Answer the following questions:
- Which three provisions do you think are the most significant?
- Does the apology go far enough? Why or why not?
- What additional steps should the US government take in its relationship with Native American tribes?
In an effort to make all Americans more aware of historic Native American territories, the U.S. Department of Arts and Culture is calling “on all individuals and organizations to open public events and gatherings with acknowledgment of the traditional Native inhabitants of the land.” If you would like to join this action, you can read more about it on the USDAC site.
Finally, you can share this information by creating a graphic design that you can share in your school, community, or via social media. This poster is one example created by others that is displayed on the USDAC site.
Your teacher may ask you to share your poster or record your answers on an exit ticket.
Download this learning resource as a Google Doc
Brownback, Sam. “Text - S.J.Res.14 - 111th Congress (2009-2010): A Joint Resolution to Acknowledge a Long History of Official Depredations and Ill-Conceived Policies by the Federal Government Regarding Indian Tribes and Offer an Apology to All Native Peoples on Behalf of the United States.” Congress.gov, August 6, 2009. https://www.congress.gov/bill/111th-congress/senate-joint-resolution/14/text.
“Cherokee Nation v. Georgia.” Federal Judicial Center. Accessed July 24, 2020. https://www.fjc.gov/history/timeline/cherokee-nation-v-georgia.
Garrison, Tim Alan. “Worcester v. Georgia (1832).” New Georgia Encyclopedia. New Georgia Encyclopedia, February 20, 2018. https://www.georgiaencyclopedia.org/articles/government-politics/worcester-v-georgia-1832.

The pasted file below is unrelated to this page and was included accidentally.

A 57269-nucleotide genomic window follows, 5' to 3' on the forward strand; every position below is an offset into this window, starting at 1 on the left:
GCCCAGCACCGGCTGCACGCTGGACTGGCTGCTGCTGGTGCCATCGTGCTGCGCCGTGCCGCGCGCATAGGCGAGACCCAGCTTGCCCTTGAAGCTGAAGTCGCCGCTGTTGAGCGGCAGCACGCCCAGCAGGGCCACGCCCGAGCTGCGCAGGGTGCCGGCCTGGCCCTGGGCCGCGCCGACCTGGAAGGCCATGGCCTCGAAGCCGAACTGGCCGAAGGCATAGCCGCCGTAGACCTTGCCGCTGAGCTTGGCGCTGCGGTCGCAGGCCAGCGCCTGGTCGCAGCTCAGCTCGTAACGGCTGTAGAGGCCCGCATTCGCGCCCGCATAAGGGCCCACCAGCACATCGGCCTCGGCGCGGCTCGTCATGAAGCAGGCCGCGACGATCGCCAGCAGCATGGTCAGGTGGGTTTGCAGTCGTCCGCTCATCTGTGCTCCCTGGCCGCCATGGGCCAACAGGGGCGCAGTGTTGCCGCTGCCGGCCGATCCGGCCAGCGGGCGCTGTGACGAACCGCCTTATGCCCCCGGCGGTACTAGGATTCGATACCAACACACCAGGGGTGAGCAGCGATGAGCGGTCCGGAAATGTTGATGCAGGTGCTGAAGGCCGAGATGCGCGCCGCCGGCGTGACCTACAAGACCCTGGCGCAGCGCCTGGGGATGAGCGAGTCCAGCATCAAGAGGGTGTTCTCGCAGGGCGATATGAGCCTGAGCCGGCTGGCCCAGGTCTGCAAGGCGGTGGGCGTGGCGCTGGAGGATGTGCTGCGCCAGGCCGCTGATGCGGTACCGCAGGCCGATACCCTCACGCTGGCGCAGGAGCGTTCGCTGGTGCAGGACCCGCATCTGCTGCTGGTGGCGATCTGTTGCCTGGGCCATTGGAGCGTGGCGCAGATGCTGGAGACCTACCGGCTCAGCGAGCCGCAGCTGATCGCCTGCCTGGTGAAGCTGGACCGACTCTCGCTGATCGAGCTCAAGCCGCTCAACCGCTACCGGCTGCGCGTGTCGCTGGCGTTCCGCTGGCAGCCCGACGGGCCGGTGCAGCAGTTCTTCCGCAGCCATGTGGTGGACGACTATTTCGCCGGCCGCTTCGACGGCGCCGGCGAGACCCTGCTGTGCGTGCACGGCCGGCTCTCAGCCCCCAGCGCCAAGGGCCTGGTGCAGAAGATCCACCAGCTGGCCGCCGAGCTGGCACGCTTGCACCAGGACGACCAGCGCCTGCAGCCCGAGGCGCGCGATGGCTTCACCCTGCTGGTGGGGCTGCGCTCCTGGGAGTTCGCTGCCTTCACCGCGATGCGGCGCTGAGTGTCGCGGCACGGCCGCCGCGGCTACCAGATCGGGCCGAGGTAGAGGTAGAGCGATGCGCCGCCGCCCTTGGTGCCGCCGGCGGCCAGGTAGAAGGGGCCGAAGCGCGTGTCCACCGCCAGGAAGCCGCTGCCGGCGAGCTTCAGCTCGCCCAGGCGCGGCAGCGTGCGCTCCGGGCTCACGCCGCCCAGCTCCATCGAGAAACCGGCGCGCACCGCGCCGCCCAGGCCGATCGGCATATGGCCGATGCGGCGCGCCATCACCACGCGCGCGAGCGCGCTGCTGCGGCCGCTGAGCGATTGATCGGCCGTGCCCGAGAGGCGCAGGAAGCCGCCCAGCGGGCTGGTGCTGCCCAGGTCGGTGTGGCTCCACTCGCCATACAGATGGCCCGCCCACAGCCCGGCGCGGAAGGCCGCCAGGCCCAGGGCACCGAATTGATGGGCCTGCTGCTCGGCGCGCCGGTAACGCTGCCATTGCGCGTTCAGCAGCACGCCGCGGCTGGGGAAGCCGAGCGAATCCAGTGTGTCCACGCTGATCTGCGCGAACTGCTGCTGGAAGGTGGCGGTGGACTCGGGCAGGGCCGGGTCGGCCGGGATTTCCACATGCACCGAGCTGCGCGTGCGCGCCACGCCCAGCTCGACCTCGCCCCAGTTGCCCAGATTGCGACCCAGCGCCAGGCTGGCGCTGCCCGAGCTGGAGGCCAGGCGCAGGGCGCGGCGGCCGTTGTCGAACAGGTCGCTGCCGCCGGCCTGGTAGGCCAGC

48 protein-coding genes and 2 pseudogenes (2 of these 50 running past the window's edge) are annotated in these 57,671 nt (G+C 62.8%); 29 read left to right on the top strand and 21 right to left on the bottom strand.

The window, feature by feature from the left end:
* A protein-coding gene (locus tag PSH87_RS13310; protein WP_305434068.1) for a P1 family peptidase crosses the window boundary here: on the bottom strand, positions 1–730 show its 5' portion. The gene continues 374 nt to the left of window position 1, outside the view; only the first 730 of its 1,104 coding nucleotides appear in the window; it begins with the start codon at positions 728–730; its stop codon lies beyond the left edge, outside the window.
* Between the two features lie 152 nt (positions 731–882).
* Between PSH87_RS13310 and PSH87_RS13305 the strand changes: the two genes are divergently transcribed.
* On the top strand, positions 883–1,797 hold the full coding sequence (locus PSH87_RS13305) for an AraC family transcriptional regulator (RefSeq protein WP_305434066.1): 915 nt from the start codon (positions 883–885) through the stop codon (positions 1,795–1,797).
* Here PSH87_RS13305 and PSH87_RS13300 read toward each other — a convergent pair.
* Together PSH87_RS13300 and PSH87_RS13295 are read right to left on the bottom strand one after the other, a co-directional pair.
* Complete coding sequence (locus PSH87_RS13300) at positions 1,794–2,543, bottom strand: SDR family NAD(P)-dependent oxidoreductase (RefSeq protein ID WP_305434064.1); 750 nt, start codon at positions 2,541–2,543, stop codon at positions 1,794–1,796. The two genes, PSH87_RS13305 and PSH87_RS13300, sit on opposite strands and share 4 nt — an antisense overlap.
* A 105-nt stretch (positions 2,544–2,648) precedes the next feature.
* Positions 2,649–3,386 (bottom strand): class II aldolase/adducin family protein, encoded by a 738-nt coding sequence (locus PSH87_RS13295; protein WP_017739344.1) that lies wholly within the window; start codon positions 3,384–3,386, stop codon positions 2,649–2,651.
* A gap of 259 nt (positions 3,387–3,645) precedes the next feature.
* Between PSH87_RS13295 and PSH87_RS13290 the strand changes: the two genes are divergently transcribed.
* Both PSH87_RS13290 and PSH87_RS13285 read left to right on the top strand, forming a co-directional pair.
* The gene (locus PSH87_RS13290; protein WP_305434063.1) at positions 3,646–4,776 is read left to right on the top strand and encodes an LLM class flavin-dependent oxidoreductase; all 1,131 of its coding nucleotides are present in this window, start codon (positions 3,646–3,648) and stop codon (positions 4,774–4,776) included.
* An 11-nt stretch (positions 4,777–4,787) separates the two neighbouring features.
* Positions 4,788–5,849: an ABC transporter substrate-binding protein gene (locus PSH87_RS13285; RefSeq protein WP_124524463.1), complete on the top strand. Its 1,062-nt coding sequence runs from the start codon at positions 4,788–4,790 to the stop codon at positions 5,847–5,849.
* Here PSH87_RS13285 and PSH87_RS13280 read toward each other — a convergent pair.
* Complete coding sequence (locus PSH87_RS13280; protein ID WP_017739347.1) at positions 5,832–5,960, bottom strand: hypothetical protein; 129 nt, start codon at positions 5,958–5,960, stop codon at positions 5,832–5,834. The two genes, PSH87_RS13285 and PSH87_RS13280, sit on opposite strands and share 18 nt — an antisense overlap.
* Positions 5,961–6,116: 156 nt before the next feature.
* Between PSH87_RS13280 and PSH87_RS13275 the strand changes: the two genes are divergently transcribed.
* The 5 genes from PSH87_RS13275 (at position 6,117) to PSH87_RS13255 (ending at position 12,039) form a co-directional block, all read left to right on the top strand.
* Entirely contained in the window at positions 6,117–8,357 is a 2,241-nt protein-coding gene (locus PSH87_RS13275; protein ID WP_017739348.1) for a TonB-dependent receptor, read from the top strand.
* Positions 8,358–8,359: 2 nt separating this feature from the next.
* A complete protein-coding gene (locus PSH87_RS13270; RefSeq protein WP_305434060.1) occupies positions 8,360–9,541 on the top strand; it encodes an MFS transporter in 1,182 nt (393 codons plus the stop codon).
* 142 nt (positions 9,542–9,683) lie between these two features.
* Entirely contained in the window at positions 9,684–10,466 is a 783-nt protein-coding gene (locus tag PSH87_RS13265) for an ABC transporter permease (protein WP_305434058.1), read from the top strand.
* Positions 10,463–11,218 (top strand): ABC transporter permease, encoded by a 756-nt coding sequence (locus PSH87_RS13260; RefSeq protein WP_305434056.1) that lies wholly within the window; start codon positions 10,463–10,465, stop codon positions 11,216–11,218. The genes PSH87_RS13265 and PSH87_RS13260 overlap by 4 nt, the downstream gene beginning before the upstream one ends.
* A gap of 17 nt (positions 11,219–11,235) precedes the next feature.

“Honor Native Land: A Guide and Call to Acknowledgement.” U.S. Department of Arts and Culture. Accessed August 1, 2020. https://usdac.us/nativeland.
Jones, Evan, and Matthew Dessem. “‘Work of Barbarity’: An Eyewitness Account of the Trail of Tears.” Bunk History. Slate, February 10, 2019. https://www.bunkhistory.org/resources/3885.
Lindneux, Robert. “Trail of Tears.” Painting, 1942. http://robertlindneux.com/art/lindneux-at-woolarco/.
Native American Removal from the Southeast. National Geographic. National Geographic . Accessed July 24, 2020. https://www.nationalgeographic.org/thisday/may28/indian-removal-act/.
Native Land. Native Land Digital. Accessed August 1, 2020. https://native-land.ca/.
Parker, Bryan D. You Are on Traditional Land. Honor Native Land. U.S. Department of Arts and Culture, October 1, 2017. https://encrypted-tbn0.gstatic.com/images?q=tbn%3AANd9GcQH6z0rb-sxULDqJhvblfa0hg6A80aHYS80fA&usqp=CAU.
Pillar, Wendy, and Heather Marshall. “NAH Sketchquotes.” Google Docs. Google, June 24, 2020. https://docs.google.com/document/d/1OpRRe9eK-xyb9UOY-AtEMCFjAtC7bQSuiAQcVAyXKcc/edit.
“Places To Go Trail of Tears Interactive Map.” National Parks Service. U.S. Department of the Interior, November 18, 2019. https://www.nps.gov/trte/planyourvisit/places-to-go.htm.
President Jackson's Message to Congress "On Indian Removal." December 6, 1830. Records of the United States Senate, 1789‐1990. Record Group 46. Records of the United States Senate, 1789‐1990. National Archives and Records Administration. https://www.nps.gov/museum/tmc/MANZ/handouts/Andrew_Jackson_Annual_Message.pdf
Ross, John. “Letter from Chief John Ross ‘To the Senate and House of Representatives’ September 28, 1836.” PBS. Public Broadcasting Service. Accessed July 15, 2020. https://www.pbs.org/wgbh/aia/part4/4h3083t.html.
“SAMUEL A. WORCESTER, PLAINTIFF IN ERROR v. THE STATE OF GEORGIA.” Legal Information Institute. Legal Information Institute. Accessed July 15, 2020. https://www.law.cornell.edu/supremecourt/text/31/515.
Trail of Tears. PBS LearningMedia. American Experience, 2020. https://vpm.pbslearningmedia.org/resource/akh10.socst.ush.exp.trail/trail-of-tears/.
“Trail of Tears Photos & Multimedia.” National Parks Service. U.S. Department of the Interior, November 22, 2019. https://www.nps.gov/trte/learn/photosmultimedia/index.htm.